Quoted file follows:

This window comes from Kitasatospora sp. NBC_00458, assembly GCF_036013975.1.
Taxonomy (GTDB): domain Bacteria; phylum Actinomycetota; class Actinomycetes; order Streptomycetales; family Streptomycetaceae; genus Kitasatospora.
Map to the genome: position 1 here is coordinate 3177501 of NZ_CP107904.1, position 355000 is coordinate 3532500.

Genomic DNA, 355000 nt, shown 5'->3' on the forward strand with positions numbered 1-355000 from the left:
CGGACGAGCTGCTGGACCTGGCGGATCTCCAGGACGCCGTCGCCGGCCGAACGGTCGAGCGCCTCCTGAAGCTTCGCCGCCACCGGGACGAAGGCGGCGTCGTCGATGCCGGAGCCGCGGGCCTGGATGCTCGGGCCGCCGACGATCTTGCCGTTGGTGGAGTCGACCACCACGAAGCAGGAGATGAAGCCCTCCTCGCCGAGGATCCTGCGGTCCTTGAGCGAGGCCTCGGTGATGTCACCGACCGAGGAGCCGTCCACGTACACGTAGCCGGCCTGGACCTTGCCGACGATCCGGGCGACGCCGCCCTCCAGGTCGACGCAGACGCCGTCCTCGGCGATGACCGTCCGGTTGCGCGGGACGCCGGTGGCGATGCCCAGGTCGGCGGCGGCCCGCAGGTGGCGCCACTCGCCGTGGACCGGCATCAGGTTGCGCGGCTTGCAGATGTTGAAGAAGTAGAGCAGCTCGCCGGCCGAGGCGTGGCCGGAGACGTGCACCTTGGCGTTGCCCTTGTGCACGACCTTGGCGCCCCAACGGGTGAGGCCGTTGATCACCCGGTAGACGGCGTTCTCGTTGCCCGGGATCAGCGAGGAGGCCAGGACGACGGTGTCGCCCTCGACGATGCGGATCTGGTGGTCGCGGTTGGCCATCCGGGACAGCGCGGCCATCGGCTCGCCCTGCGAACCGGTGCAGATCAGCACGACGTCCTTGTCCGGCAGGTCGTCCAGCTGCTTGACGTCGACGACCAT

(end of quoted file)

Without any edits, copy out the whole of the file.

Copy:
This window comes from Kitasatospora sp. NBC_00458, assembly GCF_036013975.1.
Taxonomy (GTDB): domain Bacteria; phylum Actinomycetota; class Actinomycetes; order Streptomycetales; family Streptomycetaceae; genus Kitasatospora.
Map to the genome: position 1 here is coordinate 3177501 of NZ_CP107904.1, position 355000 is coordinate 3532500.

Genomic DNA, 355000 nt, shown 5'->3' on the forward strand with positions numbered 1-355000 from the left:
CGGACGAGCTGCTGGACCTGGCGGATCTCCAGGACGCCGTCGCCGGCCGAACGGTCGAGCGCCTCCTGAAGCTTCGCCGCCACCGGGACGAAGGCGGCGTCGTCGATGCCGGAGCCGCGGGCCTGGATGCTCGGGCCGCCGACGATCTTGCCGTTGGTGGAGTCGACCACCACGAAGCAGGAGATGAAGCCCTCCTCGCCGAGGATCCTGCGGTCCTTGAGCGAGGCCTCGGTGATGTCACCGACCGAGGAGCCGTCCACGTACACGTAGCCGGCCTGGACCTTGCCGACGATCCGGGCGACGCCGCCCTCCAGGTCGACGCAGACGCCGTCCTCGGCGATGACCGTCCGGTTGCGCGGGACGCCGGTGGCGATGCCCAGGTCGGCGGCGGCCCGCAGGTGGCGCCACTCGCCGTGGACCGGCATCAGGTTGCGCGGCTTGCAGATGTTGAAGAAGTAGAGCAGCTCGCCGGCCGAGGCGTGGCCGGAGACGTGCACCTTGGCGTTGCCCTTGTGCACGACCTTGGCGCCCCAACGGGTGAGGCCGTTGATCACCCGGTAGACGGCGTTCTCGTTGCCCGGGATCAGCGAGGAGGCCAGGACGACGGTGTCGCCCTCGACGATGCGGATCTGGTGGTCGCGGTTGGCCATCCGGGACAGCGCGGCCATCGGCTCGCCCTGCGAACCGGTGCAGATCAGCACGACGTCCTTGTCCGGCAGGTCGTCCAGCTGCTTGACGTCGACGACCAT